Rid yourself of the blues with this Italian abode crafted for rock climbing enthusiasts by Deferrari+Modesti
AUG 23, 2020 | By Vedika Nair
Nestled on the lush Tuscan hills, just outside of Prato in Italy, is an 1,800 sq ft apartment conceptualised by Javier Deferrari and Lavina Modesti of Deferrari+Modesti. A perfect example of fluidity, the spaces of the home engage through furniture, materials and hues that blend in with their surroundings.
Implementing influences of micro-architecture, the creative duo designed the interiors of this home with a blend of blue tints and wooden accents such that it represents its homeowners—a young couple with an interest in rock climbing.
With a captivating view of the Florentine plain and mountains of Calvana, the designers created a space that is characterised by its lively and detailed spatial connections but also withholds autonomous zones where one can enjoy solitude.
“In our projects, technical details disappear. The main elements become the composition and the space. We follow with scrupulous care, the selection of materials and details. We work closely with artisans to identify the solutions that seem most suitable to us and then we bring them back into our own idea of architectural space,” says Deferrari.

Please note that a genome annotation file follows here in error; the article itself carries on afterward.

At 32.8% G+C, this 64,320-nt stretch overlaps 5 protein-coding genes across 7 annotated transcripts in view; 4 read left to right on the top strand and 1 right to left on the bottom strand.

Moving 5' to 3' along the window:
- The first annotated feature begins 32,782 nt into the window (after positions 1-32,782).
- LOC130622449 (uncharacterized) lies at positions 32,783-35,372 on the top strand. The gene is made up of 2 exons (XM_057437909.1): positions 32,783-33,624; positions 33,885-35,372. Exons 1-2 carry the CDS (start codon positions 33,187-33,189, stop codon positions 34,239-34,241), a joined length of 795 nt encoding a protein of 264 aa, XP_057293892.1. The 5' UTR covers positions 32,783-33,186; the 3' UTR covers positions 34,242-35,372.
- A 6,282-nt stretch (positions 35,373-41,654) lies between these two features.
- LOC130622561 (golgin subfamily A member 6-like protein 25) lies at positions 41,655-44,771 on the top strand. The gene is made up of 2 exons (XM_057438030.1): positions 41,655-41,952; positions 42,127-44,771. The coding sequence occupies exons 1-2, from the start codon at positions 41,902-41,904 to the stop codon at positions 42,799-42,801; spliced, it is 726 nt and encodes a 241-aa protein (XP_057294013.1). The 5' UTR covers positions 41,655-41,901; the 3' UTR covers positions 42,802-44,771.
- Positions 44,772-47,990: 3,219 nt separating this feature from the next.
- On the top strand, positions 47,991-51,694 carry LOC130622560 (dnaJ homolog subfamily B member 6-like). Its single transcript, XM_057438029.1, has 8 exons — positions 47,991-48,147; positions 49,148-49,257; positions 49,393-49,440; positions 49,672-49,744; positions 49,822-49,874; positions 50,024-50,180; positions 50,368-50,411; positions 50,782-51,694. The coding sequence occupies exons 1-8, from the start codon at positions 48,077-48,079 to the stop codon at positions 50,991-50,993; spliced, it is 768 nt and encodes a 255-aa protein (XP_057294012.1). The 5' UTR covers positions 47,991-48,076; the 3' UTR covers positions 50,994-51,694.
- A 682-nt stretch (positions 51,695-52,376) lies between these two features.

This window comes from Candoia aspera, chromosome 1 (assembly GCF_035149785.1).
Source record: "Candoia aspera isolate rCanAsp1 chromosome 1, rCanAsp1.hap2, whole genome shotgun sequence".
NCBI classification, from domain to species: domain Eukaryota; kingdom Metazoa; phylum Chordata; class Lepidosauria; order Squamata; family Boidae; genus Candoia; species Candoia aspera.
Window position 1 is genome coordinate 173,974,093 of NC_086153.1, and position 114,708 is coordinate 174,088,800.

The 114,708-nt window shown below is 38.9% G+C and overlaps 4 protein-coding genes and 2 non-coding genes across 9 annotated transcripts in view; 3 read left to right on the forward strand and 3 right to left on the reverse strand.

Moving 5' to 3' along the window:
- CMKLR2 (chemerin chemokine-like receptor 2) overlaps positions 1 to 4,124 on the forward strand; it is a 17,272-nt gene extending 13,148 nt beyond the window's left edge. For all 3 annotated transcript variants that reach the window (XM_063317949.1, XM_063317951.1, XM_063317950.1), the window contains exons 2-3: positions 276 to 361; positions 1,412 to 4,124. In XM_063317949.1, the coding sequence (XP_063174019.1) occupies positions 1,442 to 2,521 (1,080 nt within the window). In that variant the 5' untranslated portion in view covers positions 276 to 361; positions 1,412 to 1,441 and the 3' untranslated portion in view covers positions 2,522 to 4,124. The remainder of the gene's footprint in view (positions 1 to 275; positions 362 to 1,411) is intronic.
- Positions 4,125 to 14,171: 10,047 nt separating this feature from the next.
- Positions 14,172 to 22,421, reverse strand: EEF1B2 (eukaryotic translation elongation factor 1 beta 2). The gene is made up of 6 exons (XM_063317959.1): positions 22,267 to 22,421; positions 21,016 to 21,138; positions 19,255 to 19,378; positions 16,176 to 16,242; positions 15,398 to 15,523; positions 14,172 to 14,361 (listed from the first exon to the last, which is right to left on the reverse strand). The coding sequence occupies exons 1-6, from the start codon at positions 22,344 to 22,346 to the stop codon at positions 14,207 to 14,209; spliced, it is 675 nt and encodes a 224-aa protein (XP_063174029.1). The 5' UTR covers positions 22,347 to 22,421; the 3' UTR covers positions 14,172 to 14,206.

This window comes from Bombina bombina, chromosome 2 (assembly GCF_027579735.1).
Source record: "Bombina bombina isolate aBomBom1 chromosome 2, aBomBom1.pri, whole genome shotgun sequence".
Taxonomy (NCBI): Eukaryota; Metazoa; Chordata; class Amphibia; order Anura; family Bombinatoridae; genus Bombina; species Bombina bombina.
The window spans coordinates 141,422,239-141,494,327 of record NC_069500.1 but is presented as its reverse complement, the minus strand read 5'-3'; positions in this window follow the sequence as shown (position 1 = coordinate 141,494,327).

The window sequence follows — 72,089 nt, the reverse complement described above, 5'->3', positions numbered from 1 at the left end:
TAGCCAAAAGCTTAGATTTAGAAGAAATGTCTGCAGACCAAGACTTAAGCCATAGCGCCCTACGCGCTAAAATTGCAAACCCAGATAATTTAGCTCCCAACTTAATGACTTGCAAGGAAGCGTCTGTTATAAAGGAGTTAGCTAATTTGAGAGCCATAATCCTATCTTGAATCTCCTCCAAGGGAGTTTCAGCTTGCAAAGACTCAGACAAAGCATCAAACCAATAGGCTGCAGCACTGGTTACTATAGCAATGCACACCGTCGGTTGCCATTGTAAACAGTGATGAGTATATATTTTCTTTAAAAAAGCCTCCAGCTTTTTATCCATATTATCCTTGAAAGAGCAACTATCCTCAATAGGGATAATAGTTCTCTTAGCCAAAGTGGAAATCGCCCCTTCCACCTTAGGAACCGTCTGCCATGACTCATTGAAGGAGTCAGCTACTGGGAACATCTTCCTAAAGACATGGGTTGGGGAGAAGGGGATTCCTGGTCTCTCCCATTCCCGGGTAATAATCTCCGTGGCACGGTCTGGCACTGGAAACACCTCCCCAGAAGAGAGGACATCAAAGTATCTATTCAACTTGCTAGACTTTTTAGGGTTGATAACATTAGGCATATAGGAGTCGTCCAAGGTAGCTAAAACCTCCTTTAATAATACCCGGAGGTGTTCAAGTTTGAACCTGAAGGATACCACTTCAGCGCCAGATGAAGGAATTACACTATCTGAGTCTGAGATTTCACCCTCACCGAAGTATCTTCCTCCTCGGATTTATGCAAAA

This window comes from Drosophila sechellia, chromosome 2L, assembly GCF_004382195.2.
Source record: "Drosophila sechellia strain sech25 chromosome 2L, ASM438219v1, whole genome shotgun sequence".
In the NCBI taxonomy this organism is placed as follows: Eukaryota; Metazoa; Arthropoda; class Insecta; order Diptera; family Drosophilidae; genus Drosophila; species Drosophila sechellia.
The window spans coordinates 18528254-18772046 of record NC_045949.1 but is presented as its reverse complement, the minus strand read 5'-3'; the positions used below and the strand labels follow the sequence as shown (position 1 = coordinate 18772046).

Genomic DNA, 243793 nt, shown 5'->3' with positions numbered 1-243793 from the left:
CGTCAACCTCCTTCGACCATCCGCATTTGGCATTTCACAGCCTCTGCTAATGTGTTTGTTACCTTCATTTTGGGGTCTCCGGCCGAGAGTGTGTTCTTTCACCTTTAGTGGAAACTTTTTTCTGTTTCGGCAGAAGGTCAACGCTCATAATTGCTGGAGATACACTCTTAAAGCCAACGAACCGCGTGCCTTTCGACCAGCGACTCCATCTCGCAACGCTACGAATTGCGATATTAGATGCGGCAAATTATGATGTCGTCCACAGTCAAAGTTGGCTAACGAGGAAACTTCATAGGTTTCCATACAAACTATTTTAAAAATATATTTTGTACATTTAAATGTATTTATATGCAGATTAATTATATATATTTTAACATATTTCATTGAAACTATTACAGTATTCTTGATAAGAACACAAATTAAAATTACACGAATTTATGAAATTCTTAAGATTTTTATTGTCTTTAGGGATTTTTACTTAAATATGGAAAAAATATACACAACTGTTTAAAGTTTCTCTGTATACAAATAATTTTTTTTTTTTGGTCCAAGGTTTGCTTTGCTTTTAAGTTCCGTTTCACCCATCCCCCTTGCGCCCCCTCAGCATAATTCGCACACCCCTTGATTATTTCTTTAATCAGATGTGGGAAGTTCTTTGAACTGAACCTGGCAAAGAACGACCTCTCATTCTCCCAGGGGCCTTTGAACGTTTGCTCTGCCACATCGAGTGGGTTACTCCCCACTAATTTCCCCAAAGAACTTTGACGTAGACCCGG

The living space consists of four large, connected areas—the living room, the reading and music corner, the dining area and kitchen. An interesting furnishing system binds the home together with its own unique elements. Each piece of furniture performs various tasks. The wall panelled bookcase in teak, for example, which comes with a cabinet and concealed drawers doubles up as a bench and container. A unit that’s designed to store music records also acts as a divider with the dining area.
Acting as a fulcrum, the staircase of the home indicates the different levels of connection, highlighting the various passages of altitude. It is a sort of micro-architecture as well as a playful space to live in. Like other furnishings, it serves two roles. Firstly, connecting to the two bedrooms, three bathrooms, study and terrace upstairs; and secondly, it offers elements of surprise, and as it unfolds, it gradually becomes lighter and changes its appearance.
The first ramp consists of a monolithic wooden element faced in teak, which anchors the staircase to the ground and enables safe descent. However, the next appears to dematerialise thanks to its slender, powder-coated iron structure, up to the last portion where the staircase is made of painted perforated sheet metal. The stairway, from being extremely solid, becomes permeable to light and movement. As it ascends, it almost seems to float into a void.
“The function of the staircase is central to the house. Not only does it represent the connection between the various levels and zones but it also becomes the epicentre and the element of spatial articulation. It speaks of one of the most vivid passions of its owners—rock climbing,” adds Modesti.